This sort of made sense because I imagine radio receivers face the same problem as ears and brains. They would receive a "wave sum" of all the radio waves in the area and would therefore only have to be able to resonate at the frequency of one of the component waves .
Is this a correct analogy?

Yes.

But please see http://www.sfu.ca/sonic-studio/handbook/Critical_Band.html. The discussion in the last 3 paragraphs of http://www.jneurosci.org/content/28/18/4767.long should also be helpful.

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I thought an antenna picks up waves of all frequencies, but it's up to you to have a filter with an LCR or bandpass filter?

Is there an acoustic equivalent of the lumped elements for electromagnetism: inductor, capacitor, and resonance?

Yes, an antenna picks up waves at many frequencies, but it has a natural resonance depending on its length and picks up waves best near its resonant frequency. So you still need electronics to isolate your frequency of interest, but designing the antenna with the frequency in mind boosts performance.

Yes, the hairs in the Cochlea are like antennas in this way. One hair can pick up vibrations at many frequencies, but picks up best near its resonance frequencies. With hairs of different lengths, and thus different resonant frequencies, we literally hear many frequencies at once using different parts of our ear. The brain gets sound in frequency representation, not in time representation. The original question is similar to the question, "Can our eyes see the colors blue and red at the same time?" Yes, because there are different parts of the eye that are tuned to these wavelengths. There are red cone cells, blue cone cells, and green cone cells.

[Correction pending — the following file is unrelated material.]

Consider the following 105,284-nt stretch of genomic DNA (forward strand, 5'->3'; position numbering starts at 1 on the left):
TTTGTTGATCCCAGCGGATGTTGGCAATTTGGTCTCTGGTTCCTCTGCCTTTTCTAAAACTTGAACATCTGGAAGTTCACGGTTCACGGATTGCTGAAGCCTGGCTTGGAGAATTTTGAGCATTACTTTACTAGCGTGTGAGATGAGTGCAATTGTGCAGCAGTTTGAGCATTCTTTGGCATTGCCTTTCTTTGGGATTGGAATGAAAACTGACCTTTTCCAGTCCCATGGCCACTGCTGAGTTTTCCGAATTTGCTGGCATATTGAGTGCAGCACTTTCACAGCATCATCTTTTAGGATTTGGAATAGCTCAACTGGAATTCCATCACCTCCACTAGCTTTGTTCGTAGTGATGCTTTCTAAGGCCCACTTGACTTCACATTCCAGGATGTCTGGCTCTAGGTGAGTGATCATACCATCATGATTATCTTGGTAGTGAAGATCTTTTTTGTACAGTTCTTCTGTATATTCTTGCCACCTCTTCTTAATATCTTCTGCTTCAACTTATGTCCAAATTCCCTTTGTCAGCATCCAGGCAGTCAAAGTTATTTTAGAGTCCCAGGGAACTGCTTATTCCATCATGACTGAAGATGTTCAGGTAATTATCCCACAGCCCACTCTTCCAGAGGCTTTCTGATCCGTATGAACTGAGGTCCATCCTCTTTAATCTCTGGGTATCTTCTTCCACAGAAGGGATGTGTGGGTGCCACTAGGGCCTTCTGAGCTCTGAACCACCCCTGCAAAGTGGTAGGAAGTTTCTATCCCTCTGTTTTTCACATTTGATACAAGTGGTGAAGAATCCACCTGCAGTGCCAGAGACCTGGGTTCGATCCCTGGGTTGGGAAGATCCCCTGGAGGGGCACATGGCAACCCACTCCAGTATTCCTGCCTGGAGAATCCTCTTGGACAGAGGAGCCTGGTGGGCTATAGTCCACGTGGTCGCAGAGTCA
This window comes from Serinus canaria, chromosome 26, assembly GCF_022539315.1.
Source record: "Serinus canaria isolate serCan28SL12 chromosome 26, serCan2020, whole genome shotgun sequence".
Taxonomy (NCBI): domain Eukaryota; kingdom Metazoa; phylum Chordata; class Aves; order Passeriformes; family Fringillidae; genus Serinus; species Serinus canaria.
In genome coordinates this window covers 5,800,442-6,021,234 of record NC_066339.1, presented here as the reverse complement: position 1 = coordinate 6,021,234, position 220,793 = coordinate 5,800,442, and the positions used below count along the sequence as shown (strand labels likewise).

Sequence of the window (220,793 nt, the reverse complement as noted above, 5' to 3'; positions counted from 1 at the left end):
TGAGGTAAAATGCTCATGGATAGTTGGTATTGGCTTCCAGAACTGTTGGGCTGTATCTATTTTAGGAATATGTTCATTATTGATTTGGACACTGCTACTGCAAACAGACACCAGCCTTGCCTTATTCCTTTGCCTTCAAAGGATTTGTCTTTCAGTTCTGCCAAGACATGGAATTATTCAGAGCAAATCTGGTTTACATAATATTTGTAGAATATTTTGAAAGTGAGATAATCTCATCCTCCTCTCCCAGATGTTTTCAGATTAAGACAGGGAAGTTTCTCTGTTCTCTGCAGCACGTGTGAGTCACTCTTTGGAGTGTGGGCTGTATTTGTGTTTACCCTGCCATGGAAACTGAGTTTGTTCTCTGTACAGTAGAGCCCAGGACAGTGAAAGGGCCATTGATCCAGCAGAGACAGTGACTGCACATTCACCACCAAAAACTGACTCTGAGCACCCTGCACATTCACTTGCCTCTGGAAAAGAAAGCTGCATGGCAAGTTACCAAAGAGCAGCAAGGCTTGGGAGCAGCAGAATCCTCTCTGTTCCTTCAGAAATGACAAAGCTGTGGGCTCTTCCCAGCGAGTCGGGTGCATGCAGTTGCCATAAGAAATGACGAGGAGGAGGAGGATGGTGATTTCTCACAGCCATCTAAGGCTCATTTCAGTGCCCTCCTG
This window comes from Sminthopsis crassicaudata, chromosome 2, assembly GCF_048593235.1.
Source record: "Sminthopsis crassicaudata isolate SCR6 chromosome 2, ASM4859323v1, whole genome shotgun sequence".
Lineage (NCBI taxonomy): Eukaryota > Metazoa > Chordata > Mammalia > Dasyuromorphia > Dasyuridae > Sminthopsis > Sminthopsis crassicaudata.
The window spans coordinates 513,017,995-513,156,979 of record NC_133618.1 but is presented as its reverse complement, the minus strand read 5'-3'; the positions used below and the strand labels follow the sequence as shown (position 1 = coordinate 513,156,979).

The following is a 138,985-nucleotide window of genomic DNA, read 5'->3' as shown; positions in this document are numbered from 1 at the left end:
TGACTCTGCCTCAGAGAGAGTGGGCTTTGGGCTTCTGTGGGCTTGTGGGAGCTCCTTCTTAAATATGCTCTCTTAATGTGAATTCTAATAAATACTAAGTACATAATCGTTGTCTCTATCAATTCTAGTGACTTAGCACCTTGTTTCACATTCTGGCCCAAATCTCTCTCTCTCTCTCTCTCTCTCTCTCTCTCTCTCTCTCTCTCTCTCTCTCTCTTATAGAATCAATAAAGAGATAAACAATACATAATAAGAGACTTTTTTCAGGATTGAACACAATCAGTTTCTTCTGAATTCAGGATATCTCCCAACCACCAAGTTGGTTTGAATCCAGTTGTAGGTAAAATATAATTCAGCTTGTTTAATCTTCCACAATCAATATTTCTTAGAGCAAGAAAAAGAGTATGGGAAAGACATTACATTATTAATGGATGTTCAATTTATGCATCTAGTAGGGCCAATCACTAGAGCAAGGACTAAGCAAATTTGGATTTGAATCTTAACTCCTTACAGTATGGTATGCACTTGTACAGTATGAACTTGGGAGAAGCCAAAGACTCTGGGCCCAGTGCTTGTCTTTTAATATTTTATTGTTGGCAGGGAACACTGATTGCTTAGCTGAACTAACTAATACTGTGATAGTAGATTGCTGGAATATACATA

Thanks everyone for your explanations, they are much appreciated.

I guess the question for me now is:

"Why does any object resonate at its resonance frequency when the wave sum that arrives is not at the resonant frequency of the object, but is rather only the result of the resonant frequency wave added to many others to create the odd sort of shape wave eg shown at the end of row A above. ?"

Cheers

Most objects have many resonance frequencies. An object that has one resonance frequency is the simple pendulum.

Basically, the object itself must has a "natural frequency, at which it oscillates if left on its own after an initial perturbation. If an external force drives the object with a driving frequency that matches the natural frequency, the external force will evoke large oscillations. If the external force drives the object with a driving frequency that is far from the natural frequency, the external force will evoke small oscillations. So when there are two external forces of equal strength with different driving frequencies, the evoked response will contain both frequencies, but its amplitude will be much larger for the frequency that is closer to its natural frequency.